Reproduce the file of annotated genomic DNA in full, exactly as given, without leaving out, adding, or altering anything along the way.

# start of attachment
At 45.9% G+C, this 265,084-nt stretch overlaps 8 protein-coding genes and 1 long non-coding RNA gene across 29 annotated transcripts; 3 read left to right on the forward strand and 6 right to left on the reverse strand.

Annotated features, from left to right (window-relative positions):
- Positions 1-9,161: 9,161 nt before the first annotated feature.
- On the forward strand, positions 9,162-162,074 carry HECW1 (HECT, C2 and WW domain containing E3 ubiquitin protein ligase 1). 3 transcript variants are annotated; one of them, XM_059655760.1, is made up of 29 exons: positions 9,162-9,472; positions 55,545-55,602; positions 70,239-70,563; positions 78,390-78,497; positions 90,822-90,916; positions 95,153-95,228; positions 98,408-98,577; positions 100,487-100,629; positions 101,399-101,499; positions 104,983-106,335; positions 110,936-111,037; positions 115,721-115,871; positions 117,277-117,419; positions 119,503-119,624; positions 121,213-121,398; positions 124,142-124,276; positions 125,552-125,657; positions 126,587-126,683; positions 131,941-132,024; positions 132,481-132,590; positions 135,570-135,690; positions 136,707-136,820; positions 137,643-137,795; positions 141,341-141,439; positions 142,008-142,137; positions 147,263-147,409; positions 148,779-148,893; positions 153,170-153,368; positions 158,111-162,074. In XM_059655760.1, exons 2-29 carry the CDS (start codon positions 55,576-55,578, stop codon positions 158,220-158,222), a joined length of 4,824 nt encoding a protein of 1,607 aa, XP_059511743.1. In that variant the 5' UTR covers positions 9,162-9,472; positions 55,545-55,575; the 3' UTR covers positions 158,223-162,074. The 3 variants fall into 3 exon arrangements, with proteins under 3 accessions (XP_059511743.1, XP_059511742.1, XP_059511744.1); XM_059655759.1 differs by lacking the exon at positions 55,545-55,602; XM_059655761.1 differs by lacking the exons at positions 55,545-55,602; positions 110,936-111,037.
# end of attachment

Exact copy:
At 45.9% G+C, this 265,084-nt stretch overlaps 8 protein-coding genes and 1 long non-coding RNA gene across 29 annotated transcripts; 3 read left to right on the forward strand and 6 right to left on the reverse strand.

Annotated features, from left to right (window-relative positions):
- Positions 1-9,161: 9,161 nt before the first annotated feature.
- On the forward strand, positions 9,162-162,074 carry HECW1 (HECT, C2 and WW domain containing E3 ubiquitin protein ligase 1). 3 transcript variants are annotated; one of them, XM_059655760.1, is made up of 29 exons: positions 9,162-9,472; positions 55,545-55,602; positions 70,239-70,563; positions 78,390-78,497; positions 90,822-90,916; positions 95,153-95,228; positions 98,408-98,577; positions 100,487-100,629; positions 101,399-101,499; positions 104,983-106,335; positions 110,936-111,037; positions 115,721-115,871; positions 117,277-117,419; positions 119,503-119,624; positions 121,213-121,398; positions 124,142-124,276; positions 125,552-125,657; positions 126,587-126,683; positions 131,941-132,024; positions 132,481-132,590; positions 135,570-135,690; positions 136,707-136,820; positions 137,643-137,795; positions 141,341-141,439; positions 142,008-142,137; positions 147,263-147,409; positions 148,779-148,893; positions 153,170-153,368; positions 158,111-162,074. In XM_059655760.1, exons 2-29 carry the CDS (start codon positions 55,576-55,578, stop codon positions 158,220-158,222), a joined length of 4,824 nt encoding a protein of 1,607 aa, XP_059511743.1. In that variant the 5' UTR covers positions 9,162-9,472; positions 55,545-55,575; the 3' UTR covers positions 158,223-162,074. The 3 variants fall into 3 exon arrangements, with proteins under 3 accessions (XP_059511743.1, XP_059511742.1, XP_059511744.1); XM_059655759.1 differs by lacking the exon at positions 55,545-55,602; XM_059655761.1 differs by lacking the exons at positions 55,545-55,602; positions 110,936-111,037.